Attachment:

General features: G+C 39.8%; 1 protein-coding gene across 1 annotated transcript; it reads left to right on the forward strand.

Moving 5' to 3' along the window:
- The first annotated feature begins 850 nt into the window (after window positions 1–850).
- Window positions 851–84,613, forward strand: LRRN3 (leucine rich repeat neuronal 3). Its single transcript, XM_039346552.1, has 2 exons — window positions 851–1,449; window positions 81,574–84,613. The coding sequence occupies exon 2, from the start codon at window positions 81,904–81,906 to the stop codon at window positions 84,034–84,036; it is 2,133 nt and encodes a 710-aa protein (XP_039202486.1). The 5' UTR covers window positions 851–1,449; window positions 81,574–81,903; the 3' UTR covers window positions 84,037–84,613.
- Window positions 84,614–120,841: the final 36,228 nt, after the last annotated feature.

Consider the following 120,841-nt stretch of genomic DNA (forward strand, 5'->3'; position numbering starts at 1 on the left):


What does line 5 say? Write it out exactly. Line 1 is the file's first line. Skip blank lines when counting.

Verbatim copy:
- Window positions 84,614–120,841: the final 36,228 nt, after the last annotated feature.